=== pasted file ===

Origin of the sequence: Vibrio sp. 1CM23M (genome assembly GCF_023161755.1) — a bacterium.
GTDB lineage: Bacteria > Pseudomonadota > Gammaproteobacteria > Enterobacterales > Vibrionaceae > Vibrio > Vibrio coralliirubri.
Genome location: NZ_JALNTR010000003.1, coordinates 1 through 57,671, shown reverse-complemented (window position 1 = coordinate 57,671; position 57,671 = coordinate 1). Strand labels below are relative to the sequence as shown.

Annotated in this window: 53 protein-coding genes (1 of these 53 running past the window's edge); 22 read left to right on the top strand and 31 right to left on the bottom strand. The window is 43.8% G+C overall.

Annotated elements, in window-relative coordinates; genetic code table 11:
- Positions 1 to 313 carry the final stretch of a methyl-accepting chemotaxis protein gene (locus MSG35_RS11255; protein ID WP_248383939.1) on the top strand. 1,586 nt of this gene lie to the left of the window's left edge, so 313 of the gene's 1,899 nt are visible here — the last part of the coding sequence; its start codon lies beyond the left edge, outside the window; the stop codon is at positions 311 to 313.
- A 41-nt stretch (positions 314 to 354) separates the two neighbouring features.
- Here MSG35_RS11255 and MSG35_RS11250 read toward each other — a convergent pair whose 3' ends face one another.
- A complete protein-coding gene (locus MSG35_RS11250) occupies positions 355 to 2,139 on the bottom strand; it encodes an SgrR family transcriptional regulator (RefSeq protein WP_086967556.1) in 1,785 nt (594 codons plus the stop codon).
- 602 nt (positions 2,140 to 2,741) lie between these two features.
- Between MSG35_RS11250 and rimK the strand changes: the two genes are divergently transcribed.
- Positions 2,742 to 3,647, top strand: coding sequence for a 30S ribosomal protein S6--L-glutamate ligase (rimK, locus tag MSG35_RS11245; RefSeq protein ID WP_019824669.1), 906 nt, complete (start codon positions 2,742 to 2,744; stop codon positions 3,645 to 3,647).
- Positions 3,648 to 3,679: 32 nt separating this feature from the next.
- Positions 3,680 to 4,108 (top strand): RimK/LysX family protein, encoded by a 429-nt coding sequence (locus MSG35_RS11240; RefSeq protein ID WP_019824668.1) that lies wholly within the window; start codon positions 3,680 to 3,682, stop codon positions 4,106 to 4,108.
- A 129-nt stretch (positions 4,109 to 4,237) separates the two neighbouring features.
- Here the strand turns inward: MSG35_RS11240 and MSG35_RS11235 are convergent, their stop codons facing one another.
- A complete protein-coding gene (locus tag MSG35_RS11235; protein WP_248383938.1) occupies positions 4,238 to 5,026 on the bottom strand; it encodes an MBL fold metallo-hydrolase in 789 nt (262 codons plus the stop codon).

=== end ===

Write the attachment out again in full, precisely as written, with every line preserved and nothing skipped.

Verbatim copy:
Origin of the sequence: Vibrio sp. 1CM23M (genome assembly GCF_023161755.1) — a bacterium.
GTDB lineage: Bacteria > Pseudomonadota > Gammaproteobacteria > Enterobacterales > Vibrionaceae > Vibrio > Vibrio coralliirubri.
Genome location: NZ_JALNTR010000003.1, coordinates 1 through 57,671, shown reverse-complemented (window position 1 = coordinate 57,671; position 57,671 = coordinate 1). Strand labels below are relative to the sequence as shown.

Annotated in this window: 53 protein-coding genes (1 of these 53 running past the window's edge); 22 read left to right on the top strand and 31 right to left on the bottom strand. The window is 43.8% G+C overall.

Annotated elements, in window-relative coordinates; genetic code table 11:
- Positions 1 to 313 carry the final stretch of a methyl-accepting chemotaxis protein gene (locus MSG35_RS11255; protein ID WP_248383939.1) on the top strand. 1,586 nt of this gene lie to the left of the window's left edge, so 313 of the gene's 1,899 nt are visible here — the last part of the coding sequence; its start codon lies beyond the left edge, outside the window; the stop codon is at positions 311 to 313.
- A 41-nt stretch (positions 314 to 354) separates the two neighbouring features.
- Here MSG35_RS11255 and MSG35_RS11250 read toward each other — a convergent pair whose 3' ends face one another.
- A complete protein-coding gene (locus MSG35_RS11250) occupies positions 355 to 2,139 on the bottom strand; it encodes an SgrR family transcriptional regulator (RefSeq protein WP_086967556.1) in 1,785 nt (594 codons plus the stop codon).
- 602 nt (positions 2,140 to 2,741) lie between these two features.
- Between MSG35_RS11250 and rimK the strand changes: the two genes are divergently transcribed.
- Positions 2,742 to 3,647, top strand: coding sequence for a 30S ribosomal protein S6--L-glutamate ligase (rimK, locus tag MSG35_RS11245; RefSeq protein ID WP_019824669.1), 906 nt, complete (start codon positions 2,742 to 2,744; stop codon positions 3,645 to 3,647).
- Positions 3,648 to 3,679: 32 nt separating this feature from the next.
- Positions 3,680 to 4,108 (top strand): RimK/LysX family protein, encoded by a 429-nt coding sequence (locus MSG35_RS11240; RefSeq protein ID WP_019824668.1) that lies wholly within the window; start codon positions 3,680 to 3,682, stop codon positions 4,106 to 4,108.
- A 129-nt stretch (positions 4,109 to 4,237) separates the two neighbouring features.
- Here the strand turns inward: MSG35_RS11240 and MSG35_RS11235 are convergent, their stop codons facing one another.
- A complete protein-coding gene (locus tag MSG35_RS11235; protein WP_248383938.1) occupies positions 4,238 to 5,026 on the bottom strand; it encodes an MBL fold metallo-hydrolase in 789 nt (262 codons plus the stop codon).